These are just a few of the concepts from Dan’s recent discussions. And while we cannot say precisely what’s next for digital marketing, when methods are applied strategically and ethically, the benefits are infinite. To get the full interviews, use these direct links:

PharmaVOICE Digital Edition

Beet.TV Data-Driven Marketing Boosts ROI

PharmaVOICE 1-1 with Taren Grom

May 27, 2021 admin0

In June 2018, the American Medical Association’s Annual House of Delegates meeting set out to devise a strategic plan that would “progress toward health equity.” The AMA Center for Health Equity was launched in April 2019, helmed by its first Chief Health Equity Officer, Aletha Maybank, M.D., M.P.H.. It was announced in May 2021 that a “three-year roadmap to plant the initial seeds for action and accountability to embed racial justice and advance health equity for years to come” would be put into action. The endeavor is structured by five strategic approaches: Embed equity and social justice; Build alliances and share power with historically marginalized and minoritized stakeholders; Ensure equity in innovation; Push upstream to address all determinants of health and root causes of inequities; and Foster truth, reconciliation, racial healing, and transformation.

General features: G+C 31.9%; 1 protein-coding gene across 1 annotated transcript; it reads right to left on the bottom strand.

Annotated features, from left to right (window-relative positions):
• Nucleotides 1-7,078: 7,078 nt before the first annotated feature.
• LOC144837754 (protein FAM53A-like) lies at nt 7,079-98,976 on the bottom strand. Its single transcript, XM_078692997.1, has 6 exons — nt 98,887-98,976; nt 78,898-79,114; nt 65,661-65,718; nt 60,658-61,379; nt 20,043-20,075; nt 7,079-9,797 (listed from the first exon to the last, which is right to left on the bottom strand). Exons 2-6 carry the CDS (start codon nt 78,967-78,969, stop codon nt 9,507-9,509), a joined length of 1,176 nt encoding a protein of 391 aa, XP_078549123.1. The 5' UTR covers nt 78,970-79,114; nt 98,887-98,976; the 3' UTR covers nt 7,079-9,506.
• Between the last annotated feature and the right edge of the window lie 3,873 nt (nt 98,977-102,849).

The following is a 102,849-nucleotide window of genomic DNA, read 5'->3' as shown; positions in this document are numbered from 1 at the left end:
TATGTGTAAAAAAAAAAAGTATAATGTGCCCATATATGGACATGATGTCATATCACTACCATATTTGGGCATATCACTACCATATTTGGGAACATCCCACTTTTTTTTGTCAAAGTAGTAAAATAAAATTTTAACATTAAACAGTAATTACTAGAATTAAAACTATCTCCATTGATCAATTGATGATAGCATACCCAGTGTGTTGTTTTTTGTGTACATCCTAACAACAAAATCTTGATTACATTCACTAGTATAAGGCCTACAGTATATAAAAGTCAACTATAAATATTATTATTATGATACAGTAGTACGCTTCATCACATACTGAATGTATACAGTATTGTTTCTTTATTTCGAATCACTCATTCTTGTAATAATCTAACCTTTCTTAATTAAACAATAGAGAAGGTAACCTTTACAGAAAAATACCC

As noted in the report, the AMA “seeks to pivot from ambivalence to urgent action”, acknowledging that “[t]o move forward, we must prioritize and integrate the voices and ideas of people and communities experiencing great injustice and historically excluded, exploited, and deprived of needed resources such as people of color, women, people with disabilities, LGBTQ+, and those in rural and urban communities alike.” The report begins by addressing the background and history of inequalities and injustices in healthcare, including a non-exhaustive list of those conducted by the AMA, as well as creating a starting point of “definitions, concepts, and frameworks.” The next section of the report shifts to how the organization plans to change and evolve moving forward by recommending specific “theories, levers, and logic for change”, including countering the harmful and negative narratives in health, employing anti-racist work, and implementing intersectional approaches (race AND __). The report then details each of the five strategic approaches to embed racial and social justice in healthcare, before concluding with the AMA’s commitment to ensure accountability and effectiveness.